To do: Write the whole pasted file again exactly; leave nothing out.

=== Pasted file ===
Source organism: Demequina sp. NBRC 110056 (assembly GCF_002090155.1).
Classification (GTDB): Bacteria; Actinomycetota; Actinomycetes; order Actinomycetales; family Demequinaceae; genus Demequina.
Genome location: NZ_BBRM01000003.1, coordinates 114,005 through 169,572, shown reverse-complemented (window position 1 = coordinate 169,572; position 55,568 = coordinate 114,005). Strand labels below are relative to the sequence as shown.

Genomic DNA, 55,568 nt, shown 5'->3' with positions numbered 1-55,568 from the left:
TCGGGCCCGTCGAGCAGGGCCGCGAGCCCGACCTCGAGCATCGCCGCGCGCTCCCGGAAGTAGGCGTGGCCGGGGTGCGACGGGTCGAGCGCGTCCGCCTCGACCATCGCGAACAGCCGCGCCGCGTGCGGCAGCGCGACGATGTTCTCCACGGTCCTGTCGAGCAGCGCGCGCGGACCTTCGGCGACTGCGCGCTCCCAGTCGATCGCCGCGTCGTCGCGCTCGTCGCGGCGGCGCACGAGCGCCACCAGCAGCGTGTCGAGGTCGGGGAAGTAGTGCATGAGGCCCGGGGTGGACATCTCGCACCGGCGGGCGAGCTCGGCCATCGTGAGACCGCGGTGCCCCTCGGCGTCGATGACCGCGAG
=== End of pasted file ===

Source organism: Demequina sp. NBRC 110056 (assembly GCF_002090155.1).
Classification (GTDB): Bacteria; Actinomycetota; Actinomycetes; order Actinomycetales; family Demequinaceae; genus Demequina.
Genome location: NZ_BBRM01000003.1, coordinates 114,005 through 169,572, shown reverse-complemented (window position 1 = coordinate 169,572; position 55,568 = coordinate 114,005). Strand labels below are relative to the sequence as shown.

Genomic DNA, 55,568 nt, shown 5'->3' with positions numbered 1-55,568 from the left:
TCGGGCCCGTCGAGCAGGGCCGCGAGCCCGACCTCGAGCATCGCCGCGCGCTCCCGGAAGTAGGCGTGGCCGGGGTGCGACGGGTCGAGCGCGTCCGCCTCGACCATCGCGAACAGCCGCGCCGCGTGCGGCAGCGCGACGATGTTCTCCACGGTCCTGTCGAGCAGCGCGCGCGGACCTTCGGCGACTGCGCGCTCCCAGTCGATCGCCGCGTCGTCGCGCTCGTCGCGGCGGCGCACGAGCGCCACCAGCAGCGTGTCGAGGTCGGGGAAGTAGTGCATGAGGCCCGGGGTGGACATCTCGCACCGGCGGGCGAGCTCGGCCATCGTGAGACCGCGGTGCCCCTCGGCGTCGATGACCGCGAG